In Acts 19 Paul meets people he believes are Christians. The text doesn’t explicitly say he thought them to be Christians but I think a surface reading clearly implies that. Since he thinks they are Christians he would know that they are part of the body of Christ which is indwelled by his Spirit. So when he asked if they had received the Spirit since they believed he wasn’t asking them if they were sharers in what all Christians share just by being Christ’s. He wouldn’t ask them such a question. That would go without saying. If he thought they were Christians he would just as soon ask if they had received forgiveness since they believed as ask them if they had been made partakers of the Spirit.
No, he was asking if they had received a share in the miraculous power that the Spirit distributed within the body of Christ for the building up of the body and the work of the ministry. Their response showed that their faith was defective, therefore their baptism was defective, so he re-baptized them into the name of Christ. This made them part of the body of Christ in which the Spirit dwells so they automatically became partakers of the gift of the Spirit that was common to all who are in Christ. Paul then laid hands on them and they received miraculous power from that indwelling Spirit. The miraculous power was not common to all who were in Christ—see again Acts 8 and the Samaritan situation.
But Acts 8 and 19 say the people received the Spirit; it doesn’t say they received the power of the Spirit. This is true but it’s clear (to me anyway) that we have a metonymical use of the word Spirit in these texts. The Spirit is mentioned when something he gives is intended. Maybe a comparison of Matthew 7:11 and Luke 11:13 helps here.
Those who in trust and repentance are baptized into Christ become part of his body which is indwelled by his Spirit (the Holy Spirit) so that every Christian shares in the Spirit (1 Corinthians 12:13). Just by definition a Christian is part of the Spirit-indwelled body of Christ! But not every Christian is given miraculous powers. What is missing in the Samaritan experience is the public witness that these "half-castes" were indeed received by God in Christ. That’s where the miraculous powers mediated by apostolic hands came in.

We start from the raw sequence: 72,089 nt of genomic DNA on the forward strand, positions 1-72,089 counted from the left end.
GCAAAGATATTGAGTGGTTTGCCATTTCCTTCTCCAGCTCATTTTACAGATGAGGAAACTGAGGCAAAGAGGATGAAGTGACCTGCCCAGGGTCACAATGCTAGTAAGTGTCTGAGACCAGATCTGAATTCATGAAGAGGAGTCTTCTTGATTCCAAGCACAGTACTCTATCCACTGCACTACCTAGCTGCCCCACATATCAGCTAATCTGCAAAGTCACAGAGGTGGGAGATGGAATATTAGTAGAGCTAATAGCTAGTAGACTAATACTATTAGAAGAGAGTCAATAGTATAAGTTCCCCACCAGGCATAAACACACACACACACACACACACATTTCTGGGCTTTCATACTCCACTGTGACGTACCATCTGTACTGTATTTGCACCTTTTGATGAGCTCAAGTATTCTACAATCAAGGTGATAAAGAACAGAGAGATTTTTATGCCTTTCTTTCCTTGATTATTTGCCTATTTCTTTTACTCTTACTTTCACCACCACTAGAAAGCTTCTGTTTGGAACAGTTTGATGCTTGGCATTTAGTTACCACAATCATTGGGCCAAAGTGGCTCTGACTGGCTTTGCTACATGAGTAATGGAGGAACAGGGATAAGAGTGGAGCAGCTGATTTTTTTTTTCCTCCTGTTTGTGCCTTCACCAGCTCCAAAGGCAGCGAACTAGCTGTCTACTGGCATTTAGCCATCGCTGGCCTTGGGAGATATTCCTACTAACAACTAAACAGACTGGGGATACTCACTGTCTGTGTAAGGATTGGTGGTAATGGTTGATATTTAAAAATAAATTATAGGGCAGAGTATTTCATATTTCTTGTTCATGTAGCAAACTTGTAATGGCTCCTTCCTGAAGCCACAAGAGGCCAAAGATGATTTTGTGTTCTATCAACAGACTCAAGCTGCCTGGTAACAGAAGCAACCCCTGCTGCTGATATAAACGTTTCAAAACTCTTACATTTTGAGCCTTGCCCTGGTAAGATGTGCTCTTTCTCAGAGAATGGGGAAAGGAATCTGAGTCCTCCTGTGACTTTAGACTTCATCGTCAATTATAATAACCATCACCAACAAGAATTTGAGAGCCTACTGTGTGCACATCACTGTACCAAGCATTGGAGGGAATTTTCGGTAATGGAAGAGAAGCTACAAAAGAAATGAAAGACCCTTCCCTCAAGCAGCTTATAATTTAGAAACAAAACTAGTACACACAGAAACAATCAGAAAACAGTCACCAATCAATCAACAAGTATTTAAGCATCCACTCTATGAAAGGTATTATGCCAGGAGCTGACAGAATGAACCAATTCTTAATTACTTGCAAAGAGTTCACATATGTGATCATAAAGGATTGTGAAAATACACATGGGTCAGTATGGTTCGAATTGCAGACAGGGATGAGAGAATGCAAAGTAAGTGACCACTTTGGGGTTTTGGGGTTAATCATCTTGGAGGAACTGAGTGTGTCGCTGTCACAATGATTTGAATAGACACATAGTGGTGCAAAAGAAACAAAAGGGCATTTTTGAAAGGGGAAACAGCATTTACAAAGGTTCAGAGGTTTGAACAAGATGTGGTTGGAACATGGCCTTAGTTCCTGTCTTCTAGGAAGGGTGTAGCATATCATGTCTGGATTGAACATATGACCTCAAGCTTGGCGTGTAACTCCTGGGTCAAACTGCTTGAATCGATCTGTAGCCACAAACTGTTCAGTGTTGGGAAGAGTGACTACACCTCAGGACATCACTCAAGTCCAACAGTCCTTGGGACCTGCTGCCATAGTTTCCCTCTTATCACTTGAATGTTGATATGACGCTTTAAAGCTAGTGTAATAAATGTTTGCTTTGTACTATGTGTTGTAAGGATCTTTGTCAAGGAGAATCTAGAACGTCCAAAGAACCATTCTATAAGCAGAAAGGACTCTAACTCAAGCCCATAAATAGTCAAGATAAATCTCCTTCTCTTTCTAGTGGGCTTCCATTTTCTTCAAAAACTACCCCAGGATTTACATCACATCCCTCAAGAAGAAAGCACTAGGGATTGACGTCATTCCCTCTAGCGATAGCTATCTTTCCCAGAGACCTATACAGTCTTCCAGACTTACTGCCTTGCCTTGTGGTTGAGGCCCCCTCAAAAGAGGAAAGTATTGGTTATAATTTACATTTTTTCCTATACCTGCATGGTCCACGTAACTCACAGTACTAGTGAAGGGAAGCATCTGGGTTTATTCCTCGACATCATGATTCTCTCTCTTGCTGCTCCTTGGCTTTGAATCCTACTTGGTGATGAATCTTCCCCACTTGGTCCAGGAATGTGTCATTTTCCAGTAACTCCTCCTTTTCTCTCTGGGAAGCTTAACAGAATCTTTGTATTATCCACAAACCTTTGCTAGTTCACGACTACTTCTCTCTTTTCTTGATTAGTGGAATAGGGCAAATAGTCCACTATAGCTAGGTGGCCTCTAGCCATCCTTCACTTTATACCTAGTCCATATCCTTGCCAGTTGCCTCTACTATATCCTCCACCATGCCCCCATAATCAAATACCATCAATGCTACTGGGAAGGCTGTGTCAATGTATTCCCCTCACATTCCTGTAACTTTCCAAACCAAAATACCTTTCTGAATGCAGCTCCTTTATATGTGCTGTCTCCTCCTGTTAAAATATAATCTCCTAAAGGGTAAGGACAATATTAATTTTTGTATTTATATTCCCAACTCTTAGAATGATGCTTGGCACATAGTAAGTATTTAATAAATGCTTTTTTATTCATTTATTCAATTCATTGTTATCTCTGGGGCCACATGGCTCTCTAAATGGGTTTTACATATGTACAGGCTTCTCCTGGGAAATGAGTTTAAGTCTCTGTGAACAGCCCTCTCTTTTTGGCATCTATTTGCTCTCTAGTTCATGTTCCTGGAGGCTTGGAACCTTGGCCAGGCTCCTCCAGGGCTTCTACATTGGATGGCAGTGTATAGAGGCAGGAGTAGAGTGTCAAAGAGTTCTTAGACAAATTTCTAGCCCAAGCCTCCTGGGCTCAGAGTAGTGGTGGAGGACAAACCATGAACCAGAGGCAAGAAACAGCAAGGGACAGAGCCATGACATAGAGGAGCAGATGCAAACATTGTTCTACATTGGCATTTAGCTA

Something similar happened in Acts 10 (though "the similarities are different"). The Samaritans had already been baptized by Philip and were acknowledged by him as part of the new covenant people and the Jerusalem church sent Peter and John to check it out. The uncircumcised Gentiles in Acts 10 were something else. The Jewish believers would have refused the Gentiles the privilege of baptism and entrance into the body of Christ in which the Holy Spirit dwelled. There was no chance that anyone would have laid hands on these people so God directly "laid hands on them" and gave them a share in the power of the eschatological Spirit. Peter then insisted that these Gentiles had the right to be part of the NT church so he baptized them in Christ’s name. (It’s interesting that he didn’t use the presence of the Spirit to prove these people didn’t need to be baptized, which is what some modern people do. He argued the privilege and commanded them to be baptized. See the whole story in Acts 10 and 11.)
This whole discussion has nothing to do with "measures" of the Spirit. It has all to do with Christ giving the new people of God the Holy Spirit to indwell them as God’s new elect. He did that on Pentecost day. He "baptized them in the Holy Spirit." All who come to Christ share in that gift that he poured out on the church on its birthday. The Holy Spirit then gave to the church all kinds of gifts (as he continues to do) but there were times when it was of critical importance that he make his presence known by miracles and miraculous gifts.
Christ gave the whole Spirit to the whole body. The Spirit gave gifts to that body as he saw fit (1 Corinthians 12). You might want to connect with The Spirit Old and New. I also have a discussion of "baptized in the Spirit" in a little book of mine on 1 Corinthians.
©2004 Jim McGuiggan. All materials are free to be copied and used as long as money is not being made.
Many thanks to brother Ed Healy, for allowing me to post from his website, theabidingword.com